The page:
Are Rattlesnakes Telling Us Irma Will Hit South Carolina? Sept 6, 2017 19:40:52 GMT -5
Post by Joanna on Sept 6, 2017 19:40:52 GMT -5
Are Rattlesnakes Telling Us Irma Will Hit South Carolina?
Dr. Ben Parker, a veterinarian in Bluffton, N.C., looks at the Hurricane Irma spaghetti models and thinks that a swimming diamondback rattlesnake was a bad omen. Add this to the tale of the flying fish on Daufuskie and new reports from the Sawmill Creek area of Bluffton that an amazing number of big, colorful butterflies are batting around right now.
Signs and wonders? Maybe. Or signs of the end times if you’re watching the computer models tracking monstrous Hurricane Irma.
Parker was out on the water with his son, Ian, last Saturday when, he says, “I had a scary visitor ... a big rattlesnake crossing toward Hilton Head at the mouth of the May River.” It was so big it made old-timers swear off swimming. The only thing they could find to like about it was the “toward Hilton Head” part.
A day later, with enough red lines of possible hurricane paths slithering around Beaufort County to choke a computer, Parker posted online: “Perhaps that rattlesnake knows more than the rest of us and the meteorologists. He was definitely headed towards higher ground. Hmm.”
Then yesterday, with a potential hurricane path appearing to come right down U.S. 278, Parker wrote: “Not good. The rattlesnake was not a good omen.”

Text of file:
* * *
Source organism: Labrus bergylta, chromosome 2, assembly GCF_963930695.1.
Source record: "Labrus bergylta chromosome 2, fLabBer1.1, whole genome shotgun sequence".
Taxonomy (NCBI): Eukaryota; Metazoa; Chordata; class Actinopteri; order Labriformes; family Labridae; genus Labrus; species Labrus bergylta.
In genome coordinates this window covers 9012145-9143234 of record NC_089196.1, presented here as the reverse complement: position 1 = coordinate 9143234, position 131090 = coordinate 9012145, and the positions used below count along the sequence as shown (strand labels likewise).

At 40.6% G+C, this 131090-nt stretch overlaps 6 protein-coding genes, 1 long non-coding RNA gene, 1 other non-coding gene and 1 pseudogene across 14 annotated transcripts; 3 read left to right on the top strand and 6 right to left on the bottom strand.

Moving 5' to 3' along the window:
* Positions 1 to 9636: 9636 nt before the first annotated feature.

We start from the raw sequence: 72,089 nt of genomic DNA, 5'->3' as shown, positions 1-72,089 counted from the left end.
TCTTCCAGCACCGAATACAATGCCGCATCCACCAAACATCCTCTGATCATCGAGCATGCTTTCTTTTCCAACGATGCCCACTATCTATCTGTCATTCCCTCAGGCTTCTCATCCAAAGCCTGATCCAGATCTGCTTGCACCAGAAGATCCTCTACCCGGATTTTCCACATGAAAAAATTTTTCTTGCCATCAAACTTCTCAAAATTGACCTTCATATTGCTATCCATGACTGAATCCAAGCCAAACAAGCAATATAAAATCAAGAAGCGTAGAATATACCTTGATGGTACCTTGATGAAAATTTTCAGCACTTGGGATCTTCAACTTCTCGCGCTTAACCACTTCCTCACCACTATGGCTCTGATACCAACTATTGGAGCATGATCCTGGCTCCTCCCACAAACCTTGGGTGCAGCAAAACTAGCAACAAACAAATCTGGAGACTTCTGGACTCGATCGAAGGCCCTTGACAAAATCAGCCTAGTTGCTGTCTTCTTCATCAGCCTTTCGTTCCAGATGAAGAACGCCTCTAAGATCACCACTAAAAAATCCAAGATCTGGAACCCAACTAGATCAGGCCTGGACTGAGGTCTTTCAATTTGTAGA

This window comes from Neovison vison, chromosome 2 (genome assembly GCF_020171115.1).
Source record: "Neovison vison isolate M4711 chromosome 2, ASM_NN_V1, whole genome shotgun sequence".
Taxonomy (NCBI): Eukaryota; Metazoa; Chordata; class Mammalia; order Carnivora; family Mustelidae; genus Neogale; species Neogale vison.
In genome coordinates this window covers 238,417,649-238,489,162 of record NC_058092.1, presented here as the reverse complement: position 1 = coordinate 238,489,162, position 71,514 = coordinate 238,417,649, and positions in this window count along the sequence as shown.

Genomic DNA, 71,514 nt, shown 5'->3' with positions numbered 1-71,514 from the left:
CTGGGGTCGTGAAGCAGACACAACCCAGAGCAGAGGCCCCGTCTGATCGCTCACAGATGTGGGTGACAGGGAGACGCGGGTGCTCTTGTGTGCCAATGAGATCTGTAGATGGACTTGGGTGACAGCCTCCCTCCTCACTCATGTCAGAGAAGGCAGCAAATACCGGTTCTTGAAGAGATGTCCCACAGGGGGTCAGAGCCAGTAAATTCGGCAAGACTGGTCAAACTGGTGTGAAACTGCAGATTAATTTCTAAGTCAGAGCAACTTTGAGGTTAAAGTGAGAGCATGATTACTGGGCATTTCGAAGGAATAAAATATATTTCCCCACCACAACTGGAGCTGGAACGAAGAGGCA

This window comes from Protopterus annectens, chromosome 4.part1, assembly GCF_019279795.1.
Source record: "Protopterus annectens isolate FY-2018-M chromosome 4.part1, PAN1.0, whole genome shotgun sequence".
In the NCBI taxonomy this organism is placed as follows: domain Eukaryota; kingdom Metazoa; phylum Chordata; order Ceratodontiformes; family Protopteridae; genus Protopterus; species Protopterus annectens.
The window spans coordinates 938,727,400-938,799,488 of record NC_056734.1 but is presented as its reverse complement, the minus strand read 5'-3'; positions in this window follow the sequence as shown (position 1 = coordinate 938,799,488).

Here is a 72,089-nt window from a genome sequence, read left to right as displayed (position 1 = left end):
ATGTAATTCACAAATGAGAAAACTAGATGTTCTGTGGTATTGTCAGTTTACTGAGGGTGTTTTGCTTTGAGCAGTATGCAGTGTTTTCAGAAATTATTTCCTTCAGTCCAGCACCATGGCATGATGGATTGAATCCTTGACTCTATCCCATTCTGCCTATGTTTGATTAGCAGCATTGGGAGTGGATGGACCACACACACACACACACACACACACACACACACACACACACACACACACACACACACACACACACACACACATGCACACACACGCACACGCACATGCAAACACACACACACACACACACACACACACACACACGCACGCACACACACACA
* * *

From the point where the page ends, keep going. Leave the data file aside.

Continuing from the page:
Meanwhile on Daufuskie Island, the flying fish came up on a dark and stormy night. None other than writer Roger Pinckney XI reported it, and, as it is often said hereabouts, “If you can’t believe Roger Pinckney, who can you believe?” Here’s how he laid it out last Saturday:
“OK my naturalist/detective friends, figure this out: One hell of a storm early this morning, much drama, torrential rain, wind and lightning. Come daylight, there were several salt water fish in the mudhole on Maryfield Lane. The mudhole is about 16 feet above sea level so they didn’t swim there and they damn sure didn’t walk. One fish, maybe an osprey dropped it, but multiple fish? I figure a waterspout? If I had Jesus handy and some barley loaves, I could have fed multitudes, but alas, as it were, too small to eat. What say ye?”
This was followed two days later by this: “Down at the beer joint with Naked Bill yesterday and he remembers it raining tadpoles when he was a boy.”
Everyone agreed the fish thing was weird. Someone said Roger should lay off the hoodoo-voodoo. Someone said it was the Swamp Monster, kin to the Lizard Man. Someone said it was a “Mullet Manifesto,” the title of one of Roger’s books. A Democrat said it was Trump’s fault. Roger said he was putting in an order for red snapper. Someone said it was fallout from the eclipse. Someone else suggested he seek an answer from the Prince of Untruths, Woody Collins. That was a joke.
Then everything was cleared up with this: “As the cities turn into tidal waves in the depths of the ocean dance, the enchanted circles of love will see the falling stars, all at the same time.” It was concluded the fish were, indeed, sucked up by a waterspout and deposited in Roger’s mud waller. And there they died as fishy signs of the times, unobserved by hurricane computer models.
But this doesn’t explain why a rattler – a snake that isn’t particularly fond of water – was swimming for higher ground.
Source: David Lauderdale, MyrtleBeachOnline, September 6, 2017.